Sussex Council Defeats Proposed Right to Work Ordinance - WBOC-TV 16, Delmarvas News Leader, FOX 21 -

Sussex Council Defeats Proposed Right to Work Ordinance

Posted: Jan 09, 2018 11:54 AM Updated:
(Photo: WBOC) (Photo: WBOC)

GEORGETOWN, Del.- A controversial "right to work" ordinance has been defeated in Susssex County.

A week after a public hearing on the measure, the Sussex County Council on Tuesday voted 4-1 to reject the measure that would have outlawed mandatory union membership or payment of dues as a condition of employment. 

The vote came after a presentation from County Attorney J. Everett Moore, who stated based on past court cases and Delaware code, he did not believe the ordinance was legally defensible.

"It is my opinion that a Delaware court is unlikely to uphold this ordinance in its current form," he told the council members ahead of their vote.

Councilman Rob Arlett, who introduced the ordinance, was the sole supporting vote Tuesday, after originally trying to defer the vote. He said he believed the ordinance would help attract more jobs to the county.

"To me, if it has the ability to attract jobs to this county, then we should consider it," he explained. "And let the courts make their decision as they see fit."

After the vote, Arlett told WBOC he respected his colleagues' opinions and the process, but he felt the 4-1 vote was one against working families.

"The Sussex County Council voted today out of fear and not based on principle," he said.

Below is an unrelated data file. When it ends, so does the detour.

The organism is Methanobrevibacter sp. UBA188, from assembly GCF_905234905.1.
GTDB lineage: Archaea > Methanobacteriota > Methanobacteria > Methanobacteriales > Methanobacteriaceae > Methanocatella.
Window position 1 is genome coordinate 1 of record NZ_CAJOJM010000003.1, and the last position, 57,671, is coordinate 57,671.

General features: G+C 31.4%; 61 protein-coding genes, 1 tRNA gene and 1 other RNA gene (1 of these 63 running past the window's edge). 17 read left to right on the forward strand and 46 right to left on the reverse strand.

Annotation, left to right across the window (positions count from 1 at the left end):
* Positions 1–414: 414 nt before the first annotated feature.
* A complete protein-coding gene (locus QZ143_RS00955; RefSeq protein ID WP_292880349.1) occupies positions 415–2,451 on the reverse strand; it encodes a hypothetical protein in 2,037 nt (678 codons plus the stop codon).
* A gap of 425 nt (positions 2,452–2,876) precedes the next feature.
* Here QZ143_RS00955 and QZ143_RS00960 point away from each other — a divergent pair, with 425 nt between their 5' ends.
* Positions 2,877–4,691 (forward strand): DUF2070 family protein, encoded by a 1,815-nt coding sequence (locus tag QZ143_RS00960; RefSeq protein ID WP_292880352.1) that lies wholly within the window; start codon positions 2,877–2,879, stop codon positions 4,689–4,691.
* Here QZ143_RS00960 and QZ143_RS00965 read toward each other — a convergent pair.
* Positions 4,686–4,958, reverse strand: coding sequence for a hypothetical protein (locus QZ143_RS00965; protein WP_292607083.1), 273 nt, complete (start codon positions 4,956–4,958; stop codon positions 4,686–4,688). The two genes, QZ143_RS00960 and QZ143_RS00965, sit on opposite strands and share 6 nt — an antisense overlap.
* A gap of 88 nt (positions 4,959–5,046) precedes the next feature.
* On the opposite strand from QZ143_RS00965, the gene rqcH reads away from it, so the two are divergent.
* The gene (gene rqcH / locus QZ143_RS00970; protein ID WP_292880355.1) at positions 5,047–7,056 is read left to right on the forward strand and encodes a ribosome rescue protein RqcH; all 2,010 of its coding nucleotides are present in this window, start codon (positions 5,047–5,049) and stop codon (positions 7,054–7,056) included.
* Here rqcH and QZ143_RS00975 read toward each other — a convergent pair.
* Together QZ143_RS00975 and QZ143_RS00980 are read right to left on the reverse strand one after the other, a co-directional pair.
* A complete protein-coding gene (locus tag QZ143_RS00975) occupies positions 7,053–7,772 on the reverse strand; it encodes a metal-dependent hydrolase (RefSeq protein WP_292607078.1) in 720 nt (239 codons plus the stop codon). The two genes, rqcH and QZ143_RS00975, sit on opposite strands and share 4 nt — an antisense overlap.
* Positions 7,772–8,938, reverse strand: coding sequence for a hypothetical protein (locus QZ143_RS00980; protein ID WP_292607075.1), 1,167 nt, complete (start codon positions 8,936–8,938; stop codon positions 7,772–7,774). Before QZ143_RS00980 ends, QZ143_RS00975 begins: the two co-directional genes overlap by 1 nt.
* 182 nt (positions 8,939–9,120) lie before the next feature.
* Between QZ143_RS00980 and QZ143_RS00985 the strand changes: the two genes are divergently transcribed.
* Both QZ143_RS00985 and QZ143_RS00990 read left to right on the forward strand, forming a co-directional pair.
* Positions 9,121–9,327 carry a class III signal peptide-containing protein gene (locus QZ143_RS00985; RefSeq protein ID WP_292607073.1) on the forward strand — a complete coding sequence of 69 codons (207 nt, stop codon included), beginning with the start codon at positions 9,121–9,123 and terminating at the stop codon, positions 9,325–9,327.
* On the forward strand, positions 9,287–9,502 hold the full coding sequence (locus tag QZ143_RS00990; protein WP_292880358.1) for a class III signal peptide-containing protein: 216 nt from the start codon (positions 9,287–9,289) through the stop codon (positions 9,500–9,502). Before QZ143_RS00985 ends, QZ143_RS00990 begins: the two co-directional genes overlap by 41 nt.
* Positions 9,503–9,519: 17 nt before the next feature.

For weeks, local unions voiced strong opposition to the proposal, saying it would hurt workers' rights.  

"There are numerous families who encounter intimidation or bullying in the workplace, and are really timid to voice their concerns," said John Rodriguez, the Union Representative for the United Food and Commercial Workers Union Local 27. "With the help of union organizations and locals, they're able to have their concerns addressed."

Councilman George Cole told the crowd he supported the proposal in theory but voted against it based on the county attorney's opinion that the ordinance was legally indefensible in court. Councilman I.G. Burton said he believed there were other economic issues that mattered more to potential companies than right-to-work.

"I firmly believe other factors such as infrastructure, shovel ready sites, transportation systems, strong labor force, competitive available utilities, low taxes, internet and good schools all outrank right to work for companies looking to locate to Sussex County," he said.

Burton did say he was ready to ask the state elected officials to give the county the legal authority to enact a right to work ordinance.  

Many of the union leaders said they would now focus their efforts on fighting municipal right-to-work ordinances in Delaware.

 

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